The Hart-Scott-Rodino Antitrust Improvements Act of 1976 (HSR) amended U.S. antitrust laws to require preliminary approval by the Federal Trade Commission (FTC) and Department of Justice (DOJ) of mergers and acquisitions of a certain size. It was a response to the difficulty of challenging and remedying transactions that raise competitive issues once the parties have already consummated a deal and begun integrating their operations.

From time to time, companies have run afoul of its rules and faced civil fines, usually because they omitted documents or jumped the gun by proceeding with a transaction before government approval. However, no company or executive had ever faced criminal charges related to HSR filings—until the case of Nautilus Hyosung Inc. (NHI) and the actions of what appears to have been one rogue executive, who now faces a prison sentence.

The DOJ has charged that Kyoungwon Pyo, a senior vice president for corporate strategy for Hyosung Corp., a South Korea-based affiliate of Nautilus Hyosung, altered corporate documents before they were submitted to the DOJ and FTC in connection to the HSR premerger process, ostensibly in an effort to make the transaction appear less problematic with respect to competition and to clear the proposed acquisition through the HSR process.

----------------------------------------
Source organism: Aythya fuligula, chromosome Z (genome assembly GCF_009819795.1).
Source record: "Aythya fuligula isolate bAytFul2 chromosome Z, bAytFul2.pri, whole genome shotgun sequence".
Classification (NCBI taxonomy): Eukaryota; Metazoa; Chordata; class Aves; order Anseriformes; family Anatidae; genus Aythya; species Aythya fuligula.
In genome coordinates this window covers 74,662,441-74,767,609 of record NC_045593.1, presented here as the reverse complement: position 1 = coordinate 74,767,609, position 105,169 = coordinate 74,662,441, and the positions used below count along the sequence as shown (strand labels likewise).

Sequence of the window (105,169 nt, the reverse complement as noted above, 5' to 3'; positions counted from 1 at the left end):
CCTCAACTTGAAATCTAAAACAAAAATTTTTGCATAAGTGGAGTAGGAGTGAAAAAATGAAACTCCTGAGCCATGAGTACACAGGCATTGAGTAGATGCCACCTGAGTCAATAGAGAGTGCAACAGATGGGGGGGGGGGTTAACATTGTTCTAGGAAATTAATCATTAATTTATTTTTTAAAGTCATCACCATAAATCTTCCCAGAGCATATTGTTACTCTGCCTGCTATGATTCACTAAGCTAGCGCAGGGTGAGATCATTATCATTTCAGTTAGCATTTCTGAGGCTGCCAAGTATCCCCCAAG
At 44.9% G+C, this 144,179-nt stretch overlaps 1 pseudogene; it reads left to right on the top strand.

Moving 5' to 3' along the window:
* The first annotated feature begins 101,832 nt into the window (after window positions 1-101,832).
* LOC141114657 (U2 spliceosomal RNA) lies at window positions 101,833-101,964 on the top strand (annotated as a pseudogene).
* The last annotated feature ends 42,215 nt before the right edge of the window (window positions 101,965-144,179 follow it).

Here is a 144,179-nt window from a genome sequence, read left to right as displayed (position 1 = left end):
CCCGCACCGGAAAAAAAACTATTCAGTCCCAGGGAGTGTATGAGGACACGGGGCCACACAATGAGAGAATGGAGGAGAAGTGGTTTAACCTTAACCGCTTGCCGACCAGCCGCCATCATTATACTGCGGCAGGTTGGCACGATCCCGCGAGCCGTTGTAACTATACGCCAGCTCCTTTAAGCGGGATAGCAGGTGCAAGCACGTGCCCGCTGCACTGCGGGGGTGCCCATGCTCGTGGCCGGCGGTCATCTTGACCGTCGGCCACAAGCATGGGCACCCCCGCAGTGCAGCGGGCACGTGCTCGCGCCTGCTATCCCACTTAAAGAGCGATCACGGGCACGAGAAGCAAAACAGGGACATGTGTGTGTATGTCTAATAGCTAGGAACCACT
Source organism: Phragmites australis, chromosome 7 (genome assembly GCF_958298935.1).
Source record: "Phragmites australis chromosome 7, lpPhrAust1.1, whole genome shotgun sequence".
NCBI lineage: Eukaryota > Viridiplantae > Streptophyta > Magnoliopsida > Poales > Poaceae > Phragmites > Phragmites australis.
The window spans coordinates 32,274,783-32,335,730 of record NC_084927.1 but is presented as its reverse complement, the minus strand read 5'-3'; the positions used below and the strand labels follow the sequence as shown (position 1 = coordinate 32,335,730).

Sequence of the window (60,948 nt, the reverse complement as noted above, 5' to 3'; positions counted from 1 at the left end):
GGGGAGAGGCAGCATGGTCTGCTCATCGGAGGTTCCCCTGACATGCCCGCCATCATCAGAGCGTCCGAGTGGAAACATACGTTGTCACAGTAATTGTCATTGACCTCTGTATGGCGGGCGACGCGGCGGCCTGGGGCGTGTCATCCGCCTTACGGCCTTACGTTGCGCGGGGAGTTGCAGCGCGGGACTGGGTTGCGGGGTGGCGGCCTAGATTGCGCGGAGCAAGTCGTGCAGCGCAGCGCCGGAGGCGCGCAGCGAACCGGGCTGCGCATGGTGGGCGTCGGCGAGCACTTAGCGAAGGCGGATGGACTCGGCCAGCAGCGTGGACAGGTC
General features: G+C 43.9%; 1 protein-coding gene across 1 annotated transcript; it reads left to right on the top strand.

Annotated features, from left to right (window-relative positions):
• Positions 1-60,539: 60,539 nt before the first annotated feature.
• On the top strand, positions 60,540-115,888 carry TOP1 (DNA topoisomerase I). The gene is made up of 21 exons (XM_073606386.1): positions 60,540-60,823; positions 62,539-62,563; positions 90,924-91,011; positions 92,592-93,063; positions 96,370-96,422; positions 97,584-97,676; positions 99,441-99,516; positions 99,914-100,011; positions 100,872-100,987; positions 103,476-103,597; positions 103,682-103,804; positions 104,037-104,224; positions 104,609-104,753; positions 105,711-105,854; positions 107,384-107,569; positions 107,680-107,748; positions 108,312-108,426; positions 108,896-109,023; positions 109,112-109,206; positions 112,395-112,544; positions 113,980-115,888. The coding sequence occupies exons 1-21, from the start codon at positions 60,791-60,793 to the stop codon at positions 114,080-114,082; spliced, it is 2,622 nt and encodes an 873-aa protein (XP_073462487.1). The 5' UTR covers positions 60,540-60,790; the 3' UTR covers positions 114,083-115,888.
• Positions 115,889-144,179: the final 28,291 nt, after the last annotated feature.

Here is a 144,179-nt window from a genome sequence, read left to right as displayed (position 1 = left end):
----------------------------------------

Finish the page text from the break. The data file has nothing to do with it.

Pyo agreed to serve a five-month prison sentence after pleading guilty to two felony counts of obstruction of justice, according to information the DOJ filed May 3 in U.S. District Court in Washington, D.C.

In October, Nautilus Hyosung pleaded guilty and paid a criminal fine for its role in the obstruction of justice charges. The fine was discounted based on the company’s cooperation with the investigation—notably, the company had alerted the DOJ to the falsified documents.

None of the attorneys who spoke on the record for this story had heard of another example of a criminal prosecution connected to the HSR process.

“Usually criminal antitrust charges are reserved for hardcore price-fixing, so the fact that they chose to bring criminal charges here suggests that the conduct was egregious,” says Ryan Thomas, a partner at Jones Day who practices competition law with a focus on mergers and acquisitions.

Corrupting the Process

Given the severity of the punishment it lobbed at Pyo and Nautilus Hyosung, the DOJ is sending a clear message, one that it reiterated in its release announcing the Pyo settlement.

“Maintaining the integrity of the merger review and investigation process is one of our highest priorities,” said Acting Assistant Attorney General Joseph Wayland, who is in charge of the DOJ’s Antitrust Division. “Senior corporate executives should understand that anyone who attempts to corrupt the process by falsifying materials submitted to the U.S. government will be held accountable for their actions.”

Nautilus Hyosung produces automated teller machines (ATMs) for sale in the U.S. and elsewhere. In the summer of 2008 it announced plans to acquire a competitor, Triton Systems of Delaware, based in Long Beach, Miss., and it put Pyo in charge of managerial duties connected to the proposed acquisition.